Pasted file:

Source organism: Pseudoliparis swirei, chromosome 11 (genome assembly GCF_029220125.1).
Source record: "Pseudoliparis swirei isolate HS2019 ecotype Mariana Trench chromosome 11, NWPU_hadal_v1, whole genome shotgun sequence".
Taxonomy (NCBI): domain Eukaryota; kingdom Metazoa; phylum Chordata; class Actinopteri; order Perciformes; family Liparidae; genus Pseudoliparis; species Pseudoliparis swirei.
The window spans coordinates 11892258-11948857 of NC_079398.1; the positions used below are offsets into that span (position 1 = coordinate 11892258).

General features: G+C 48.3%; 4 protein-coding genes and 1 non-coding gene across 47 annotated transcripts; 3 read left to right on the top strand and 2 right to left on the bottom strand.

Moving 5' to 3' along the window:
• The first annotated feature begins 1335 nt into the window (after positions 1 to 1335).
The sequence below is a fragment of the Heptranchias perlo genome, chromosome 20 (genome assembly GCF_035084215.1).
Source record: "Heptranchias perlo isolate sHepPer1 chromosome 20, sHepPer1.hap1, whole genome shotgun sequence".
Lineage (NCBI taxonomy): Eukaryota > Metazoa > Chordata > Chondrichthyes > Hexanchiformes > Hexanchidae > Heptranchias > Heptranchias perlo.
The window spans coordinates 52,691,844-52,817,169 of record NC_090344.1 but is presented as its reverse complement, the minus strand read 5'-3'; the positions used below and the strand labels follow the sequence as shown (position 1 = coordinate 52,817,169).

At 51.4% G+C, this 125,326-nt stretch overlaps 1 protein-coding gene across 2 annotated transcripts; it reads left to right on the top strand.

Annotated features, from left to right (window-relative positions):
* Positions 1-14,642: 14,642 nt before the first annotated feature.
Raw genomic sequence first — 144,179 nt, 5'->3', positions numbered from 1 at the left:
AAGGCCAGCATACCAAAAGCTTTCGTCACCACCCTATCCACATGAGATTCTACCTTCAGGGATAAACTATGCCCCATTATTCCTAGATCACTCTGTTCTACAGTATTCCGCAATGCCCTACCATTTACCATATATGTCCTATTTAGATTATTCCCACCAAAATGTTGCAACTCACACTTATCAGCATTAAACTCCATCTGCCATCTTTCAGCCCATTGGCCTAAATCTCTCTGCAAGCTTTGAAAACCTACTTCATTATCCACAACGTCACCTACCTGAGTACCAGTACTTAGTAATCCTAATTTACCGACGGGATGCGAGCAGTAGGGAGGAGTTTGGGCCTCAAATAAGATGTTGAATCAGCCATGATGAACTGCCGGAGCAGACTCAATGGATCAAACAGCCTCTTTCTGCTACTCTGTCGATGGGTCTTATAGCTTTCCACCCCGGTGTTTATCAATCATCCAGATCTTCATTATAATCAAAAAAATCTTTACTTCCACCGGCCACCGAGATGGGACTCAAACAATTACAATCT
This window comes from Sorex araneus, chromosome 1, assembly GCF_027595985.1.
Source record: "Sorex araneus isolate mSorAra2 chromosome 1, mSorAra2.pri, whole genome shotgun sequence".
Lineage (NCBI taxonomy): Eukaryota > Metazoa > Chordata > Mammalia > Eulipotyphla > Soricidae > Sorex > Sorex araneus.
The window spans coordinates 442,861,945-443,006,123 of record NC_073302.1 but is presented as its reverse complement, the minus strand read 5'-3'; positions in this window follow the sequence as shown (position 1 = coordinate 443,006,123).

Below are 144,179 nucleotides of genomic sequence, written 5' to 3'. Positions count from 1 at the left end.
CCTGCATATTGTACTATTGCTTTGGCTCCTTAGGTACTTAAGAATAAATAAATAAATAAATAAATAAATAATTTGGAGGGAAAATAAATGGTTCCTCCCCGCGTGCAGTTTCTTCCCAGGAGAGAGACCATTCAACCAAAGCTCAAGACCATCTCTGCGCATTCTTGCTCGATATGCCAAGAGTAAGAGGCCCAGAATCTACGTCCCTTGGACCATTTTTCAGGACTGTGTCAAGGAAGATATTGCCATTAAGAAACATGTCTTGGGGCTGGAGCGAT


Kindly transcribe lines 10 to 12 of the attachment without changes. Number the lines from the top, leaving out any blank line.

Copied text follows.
Lineage (NCBI taxonomy): Eukaryota > Metazoa > Chordata > Chondrichthyes > Hexanchiformes > Hexanchidae > Heptranchias > Heptranchias perlo.
The window spans coordinates 52,691,844-52,817,169 of record NC_090344.1 but is presented as its reverse complement, the minus strand read 5'-3'; the positions used below and the strand labels follow the sequence as shown (position 1 = coordinate 52,817,169).

At 51.4% G+C, this 125,326-nt stretch overlaps 1 protein-coding gene across 2 annotated transcripts; it reads left to right on the top strand.